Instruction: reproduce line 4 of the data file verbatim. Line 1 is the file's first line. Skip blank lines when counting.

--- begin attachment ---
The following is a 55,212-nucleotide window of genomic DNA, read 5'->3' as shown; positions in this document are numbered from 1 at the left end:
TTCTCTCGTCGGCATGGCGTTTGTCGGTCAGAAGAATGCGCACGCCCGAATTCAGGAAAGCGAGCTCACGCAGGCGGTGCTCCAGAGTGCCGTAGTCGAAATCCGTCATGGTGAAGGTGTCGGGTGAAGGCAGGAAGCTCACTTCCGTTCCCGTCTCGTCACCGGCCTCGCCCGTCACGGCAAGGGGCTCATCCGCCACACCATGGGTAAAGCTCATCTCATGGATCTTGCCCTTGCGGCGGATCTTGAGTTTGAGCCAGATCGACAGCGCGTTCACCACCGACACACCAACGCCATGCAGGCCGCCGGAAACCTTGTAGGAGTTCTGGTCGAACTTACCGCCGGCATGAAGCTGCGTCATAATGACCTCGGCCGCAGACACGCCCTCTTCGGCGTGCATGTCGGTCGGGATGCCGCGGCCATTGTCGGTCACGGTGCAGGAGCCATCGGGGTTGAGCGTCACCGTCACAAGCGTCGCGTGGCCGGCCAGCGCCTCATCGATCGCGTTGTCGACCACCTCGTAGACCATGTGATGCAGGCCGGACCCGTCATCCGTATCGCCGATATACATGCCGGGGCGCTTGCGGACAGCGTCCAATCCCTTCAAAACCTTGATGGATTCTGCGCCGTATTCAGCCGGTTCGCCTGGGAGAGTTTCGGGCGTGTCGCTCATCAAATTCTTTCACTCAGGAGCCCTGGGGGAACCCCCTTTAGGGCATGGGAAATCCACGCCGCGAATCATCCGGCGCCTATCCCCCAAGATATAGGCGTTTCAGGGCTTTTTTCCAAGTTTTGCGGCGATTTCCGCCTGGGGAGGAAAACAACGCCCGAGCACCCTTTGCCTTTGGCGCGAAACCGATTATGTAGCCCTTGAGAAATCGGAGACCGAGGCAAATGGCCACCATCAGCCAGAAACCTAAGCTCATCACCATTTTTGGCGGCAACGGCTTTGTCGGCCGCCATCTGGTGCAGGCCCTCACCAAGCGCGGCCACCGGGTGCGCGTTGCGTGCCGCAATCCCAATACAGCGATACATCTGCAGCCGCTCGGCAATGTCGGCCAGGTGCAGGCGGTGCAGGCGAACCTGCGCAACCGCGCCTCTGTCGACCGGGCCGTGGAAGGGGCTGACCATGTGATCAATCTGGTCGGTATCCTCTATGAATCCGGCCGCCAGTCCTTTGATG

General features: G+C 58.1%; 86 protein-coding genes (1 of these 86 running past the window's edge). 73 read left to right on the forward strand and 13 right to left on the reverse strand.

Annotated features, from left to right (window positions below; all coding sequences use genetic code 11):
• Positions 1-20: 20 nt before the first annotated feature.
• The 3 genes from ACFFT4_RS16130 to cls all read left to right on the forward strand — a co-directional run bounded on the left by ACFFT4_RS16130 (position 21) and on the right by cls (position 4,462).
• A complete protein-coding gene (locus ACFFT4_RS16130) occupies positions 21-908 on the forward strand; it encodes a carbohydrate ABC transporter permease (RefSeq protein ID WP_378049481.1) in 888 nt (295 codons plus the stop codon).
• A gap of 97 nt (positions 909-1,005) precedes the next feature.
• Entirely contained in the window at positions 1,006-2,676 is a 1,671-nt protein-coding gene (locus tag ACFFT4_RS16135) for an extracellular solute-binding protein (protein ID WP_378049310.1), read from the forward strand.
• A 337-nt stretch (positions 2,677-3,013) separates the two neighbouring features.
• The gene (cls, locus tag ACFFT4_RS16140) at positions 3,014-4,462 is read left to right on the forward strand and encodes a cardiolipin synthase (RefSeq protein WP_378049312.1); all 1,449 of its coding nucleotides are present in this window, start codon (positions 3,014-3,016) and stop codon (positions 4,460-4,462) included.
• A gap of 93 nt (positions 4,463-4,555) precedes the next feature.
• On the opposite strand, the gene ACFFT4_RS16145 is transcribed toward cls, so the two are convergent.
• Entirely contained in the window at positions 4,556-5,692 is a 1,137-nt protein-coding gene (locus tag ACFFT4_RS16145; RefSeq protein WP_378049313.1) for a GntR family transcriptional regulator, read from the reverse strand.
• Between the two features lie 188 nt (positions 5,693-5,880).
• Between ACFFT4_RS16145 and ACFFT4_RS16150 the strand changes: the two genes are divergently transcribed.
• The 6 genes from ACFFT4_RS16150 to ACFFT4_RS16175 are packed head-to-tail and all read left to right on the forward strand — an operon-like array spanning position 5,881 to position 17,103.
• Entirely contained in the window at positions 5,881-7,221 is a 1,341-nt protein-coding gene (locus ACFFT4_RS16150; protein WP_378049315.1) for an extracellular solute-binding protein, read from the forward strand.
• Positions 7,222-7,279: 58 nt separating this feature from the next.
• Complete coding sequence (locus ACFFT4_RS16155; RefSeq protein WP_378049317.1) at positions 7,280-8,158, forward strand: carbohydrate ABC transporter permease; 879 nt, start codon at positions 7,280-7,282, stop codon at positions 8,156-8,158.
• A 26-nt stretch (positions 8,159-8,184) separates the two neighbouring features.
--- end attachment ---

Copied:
Annotated features, from left to right (window positions below; all coding sequences use genetic code 11):